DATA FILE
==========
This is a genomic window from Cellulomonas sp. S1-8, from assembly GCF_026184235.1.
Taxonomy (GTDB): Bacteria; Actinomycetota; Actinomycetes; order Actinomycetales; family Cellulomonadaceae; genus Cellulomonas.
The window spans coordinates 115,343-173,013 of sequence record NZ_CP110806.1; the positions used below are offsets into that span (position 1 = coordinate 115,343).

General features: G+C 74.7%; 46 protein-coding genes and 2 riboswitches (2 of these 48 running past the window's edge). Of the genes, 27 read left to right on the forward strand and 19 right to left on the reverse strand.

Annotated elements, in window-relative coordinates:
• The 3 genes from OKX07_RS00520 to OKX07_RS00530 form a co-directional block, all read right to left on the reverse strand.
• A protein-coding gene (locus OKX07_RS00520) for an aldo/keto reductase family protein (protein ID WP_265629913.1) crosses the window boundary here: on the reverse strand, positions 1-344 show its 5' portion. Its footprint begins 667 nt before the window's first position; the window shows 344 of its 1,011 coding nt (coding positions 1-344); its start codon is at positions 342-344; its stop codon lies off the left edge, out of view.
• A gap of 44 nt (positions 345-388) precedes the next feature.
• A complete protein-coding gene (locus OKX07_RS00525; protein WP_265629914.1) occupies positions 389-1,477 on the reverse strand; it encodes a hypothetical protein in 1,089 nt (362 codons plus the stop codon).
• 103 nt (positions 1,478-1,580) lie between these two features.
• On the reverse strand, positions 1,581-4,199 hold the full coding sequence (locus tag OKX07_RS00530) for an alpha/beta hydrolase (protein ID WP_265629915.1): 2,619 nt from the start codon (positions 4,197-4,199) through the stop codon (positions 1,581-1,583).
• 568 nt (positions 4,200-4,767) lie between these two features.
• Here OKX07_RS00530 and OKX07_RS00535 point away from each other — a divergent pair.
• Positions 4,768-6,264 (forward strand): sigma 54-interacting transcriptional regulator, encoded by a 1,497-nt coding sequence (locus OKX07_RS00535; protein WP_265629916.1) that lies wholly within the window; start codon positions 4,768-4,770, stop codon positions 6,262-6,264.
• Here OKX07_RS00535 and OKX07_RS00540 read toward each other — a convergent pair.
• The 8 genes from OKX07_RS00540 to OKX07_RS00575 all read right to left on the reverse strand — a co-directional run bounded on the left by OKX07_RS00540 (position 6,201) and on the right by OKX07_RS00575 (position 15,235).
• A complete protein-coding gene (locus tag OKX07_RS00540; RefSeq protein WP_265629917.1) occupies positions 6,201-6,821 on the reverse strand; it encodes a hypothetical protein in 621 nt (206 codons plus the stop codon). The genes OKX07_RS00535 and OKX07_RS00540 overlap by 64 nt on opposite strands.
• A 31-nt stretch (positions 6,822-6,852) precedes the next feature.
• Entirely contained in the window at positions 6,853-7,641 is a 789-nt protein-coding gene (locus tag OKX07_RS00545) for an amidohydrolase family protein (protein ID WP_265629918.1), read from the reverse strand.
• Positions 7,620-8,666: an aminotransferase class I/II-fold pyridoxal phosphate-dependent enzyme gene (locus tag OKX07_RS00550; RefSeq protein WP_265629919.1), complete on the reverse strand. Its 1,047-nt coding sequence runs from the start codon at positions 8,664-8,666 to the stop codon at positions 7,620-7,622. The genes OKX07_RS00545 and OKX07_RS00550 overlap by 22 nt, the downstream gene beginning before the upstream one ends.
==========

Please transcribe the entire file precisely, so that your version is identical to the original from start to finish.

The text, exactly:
This is a genomic window from Cellulomonas sp. S1-8, from assembly GCF_026184235.1.
Taxonomy (GTDB): Bacteria; Actinomycetota; Actinomycetes; order Actinomycetales; family Cellulomonadaceae; genus Cellulomonas.
The window spans coordinates 115,343-173,013 of sequence record NZ_CP110806.1; the positions used below are offsets into that span (position 1 = coordinate 115,343).

General features: G+C 74.7%; 46 protein-coding genes and 2 riboswitches (2 of these 48 running past the window's edge). Of the genes, 27 read left to right on the forward strand and 19 right to left on the reverse strand.

Annotated elements, in window-relative coordinates:
• The 3 genes from OKX07_RS00520 to OKX07_RS00530 form a co-directional block, all read right to left on the reverse strand.
• A protein-coding gene (locus OKX07_RS00520) for an aldo/keto reductase family protein (protein ID WP_265629913.1) crosses the window boundary here: on the reverse strand, positions 1-344 show its 5' portion. Its footprint begins 667 nt before the window's first position; the window shows 344 of its 1,011 coding nt (coding positions 1-344); its start codon is at positions 342-344; its stop codon lies off the left edge, out of view.
• A gap of 44 nt (positions 345-388) precedes the next feature.
• A complete protein-coding gene (locus OKX07_RS00525; protein WP_265629914.1) occupies positions 389-1,477 on the reverse strand; it encodes a hypothetical protein in 1,089 nt (362 codons plus the stop codon).
• 103 nt (positions 1,478-1,580) lie between these two features.
• On the reverse strand, positions 1,581-4,199 hold the full coding sequence (locus tag OKX07_RS00530) for an alpha/beta hydrolase (protein ID WP_265629915.1): 2,619 nt from the start codon (positions 4,197-4,199) through the stop codon (positions 1,581-1,583).
• 568 nt (positions 4,200-4,767) lie between these two features.
• Here OKX07_RS00530 and OKX07_RS00535 point away from each other — a divergent pair.
• Positions 4,768-6,264 (forward strand): sigma 54-interacting transcriptional regulator, encoded by a 1,497-nt coding sequence (locus OKX07_RS00535; protein WP_265629916.1) that lies wholly within the window; start codon positions 4,768-4,770, stop codon positions 6,262-6,264.
• Here OKX07_RS00535 and OKX07_RS00540 read toward each other — a convergent pair.
• The 8 genes from OKX07_RS00540 to OKX07_RS00575 all read right to left on the reverse strand — a co-directional run bounded on the left by OKX07_RS00540 (position 6,201) and on the right by OKX07_RS00575 (position 15,235).
• A complete protein-coding gene (locus tag OKX07_RS00540; RefSeq protein WP_265629917.1) occupies positions 6,201-6,821 on the reverse strand; it encodes a hypothetical protein in 621 nt (206 codons plus the stop codon). The genes OKX07_RS00535 and OKX07_RS00540 overlap by 64 nt on opposite strands.
• A 31-nt stretch (positions 6,822-6,852) precedes the next feature.
• Entirely contained in the window at positions 6,853-7,641 is a 789-nt protein-coding gene (locus tag OKX07_RS00545) for an amidohydrolase family protein (protein ID WP_265629918.1), read from the reverse strand.
• Positions 7,620-8,666: an aminotransferase class I/II-fold pyridoxal phosphate-dependent enzyme gene (locus tag OKX07_RS00550; RefSeq protein WP_265629919.1), complete on the reverse strand. Its 1,047-nt coding sequence runs from the start codon at positions 8,664-8,666 to the stop codon at positions 7,620-7,622. The genes OKX07_RS00545 and OKX07_RS00550 overlap by 22 nt, the downstream gene beginning before the upstream one ends.